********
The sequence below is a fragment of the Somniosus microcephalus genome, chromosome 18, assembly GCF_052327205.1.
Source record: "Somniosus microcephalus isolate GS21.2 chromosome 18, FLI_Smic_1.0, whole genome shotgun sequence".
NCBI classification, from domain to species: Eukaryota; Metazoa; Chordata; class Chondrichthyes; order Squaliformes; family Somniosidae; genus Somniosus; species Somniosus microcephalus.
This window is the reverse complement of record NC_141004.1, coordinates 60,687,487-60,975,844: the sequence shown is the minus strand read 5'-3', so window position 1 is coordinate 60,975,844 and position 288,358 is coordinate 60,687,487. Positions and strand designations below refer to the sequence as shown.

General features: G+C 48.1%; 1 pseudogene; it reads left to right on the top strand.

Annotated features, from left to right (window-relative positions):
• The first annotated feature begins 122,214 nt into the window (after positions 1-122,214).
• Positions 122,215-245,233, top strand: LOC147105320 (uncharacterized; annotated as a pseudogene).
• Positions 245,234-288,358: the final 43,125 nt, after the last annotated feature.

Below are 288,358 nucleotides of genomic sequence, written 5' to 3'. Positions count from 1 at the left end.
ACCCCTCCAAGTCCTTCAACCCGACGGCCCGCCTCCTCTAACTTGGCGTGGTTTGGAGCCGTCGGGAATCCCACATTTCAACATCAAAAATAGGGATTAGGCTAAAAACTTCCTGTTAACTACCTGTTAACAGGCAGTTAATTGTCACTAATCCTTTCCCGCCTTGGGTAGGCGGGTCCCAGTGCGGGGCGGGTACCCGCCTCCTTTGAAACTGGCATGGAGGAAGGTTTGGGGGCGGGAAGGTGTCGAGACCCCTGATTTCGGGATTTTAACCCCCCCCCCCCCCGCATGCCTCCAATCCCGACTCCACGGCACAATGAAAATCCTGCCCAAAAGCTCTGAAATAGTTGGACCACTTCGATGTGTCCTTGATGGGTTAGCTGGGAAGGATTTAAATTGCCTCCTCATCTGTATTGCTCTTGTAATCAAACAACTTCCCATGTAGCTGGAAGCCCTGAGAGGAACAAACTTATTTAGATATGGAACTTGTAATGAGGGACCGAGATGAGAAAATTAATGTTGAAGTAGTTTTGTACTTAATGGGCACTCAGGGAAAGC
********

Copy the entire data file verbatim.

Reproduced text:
The sequence below is a fragment of the Somniosus microcephalus genome, chromosome 18, assembly GCF_052327205.1.
Source record: "Somniosus microcephalus isolate GS21.2 chromosome 18, FLI_Smic_1.0, whole genome shotgun sequence".
NCBI classification, from domain to species: Eukaryota; Metazoa; Chordata; class Chondrichthyes; order Squaliformes; family Somniosidae; genus Somniosus; species Somniosus microcephalus.
This window is the reverse complement of record NC_141004.1, coordinates 60,687,487-60,975,844: the sequence shown is the minus strand read 5'-3', so window position 1 is coordinate 60,975,844 and position 288,358 is coordinate 60,687,487. Positions and strand designations below refer to the sequence as shown.

General features: G+C 48.1%; 1 pseudogene; it reads left to right on the top strand.

Annotated features, from left to right (window-relative positions):
• The first annotated feature begins 122,214 nt into the window (after positions 1-122,214).
• Positions 122,215-245,233, top strand: LOC147105320 (uncharacterized; annotated as a pseudogene).
• Positions 245,234-288,358: the final 43,125 nt, after the last annotated feature.

Below are 288,358 nucleotides of genomic sequence, written 5' to 3'. Positions count from 1 at the left end.
ACCCCTCCAAGTCCTTCAACCCGACGGCCCGCCTCCTCTAACTTGGCGTGGTTTGGAGCCGTCGGGAATCCCACATTTCAACATCAAAAATAGGGATTAGGCTAAAAACTTCCTGTTAACTACCTGTTAACAGGCAGTTAATTGTCACTAATCCTTTCCCGCCTTGGGTAGGCGGGTCCCAGTGCGGGGCGGGTACCCGCCTCCTTTGAAACTGGCATGGAGGAAGGTTTGGGGGCGGGAAGGTGTCGAGACCCCTGATTTCGGGATTTTAACCCCCCCCCCCCCCGCATGCCTCCAATCCCGACTCCACGGCACAATGAAAATCCTGCCCAAAAGCTCTGAAATAGTTGGACCACTTCGATGTGTCCTTGATGGGTTAGCTGGGAAGGATTTAAATTGCCTCCTCATCTGTATTGCTCTTGTAATCAAACAACTTCCCATGTAGCTGGAAGCCCTGAGAGGAACAAACTTATTTAGATATGGAACTTGTAATGAGGGACCGAGATGAGAAAATTAATGTTGAAGTAGTTTTGTACTTAATGGGCACTCAGGGAAAGC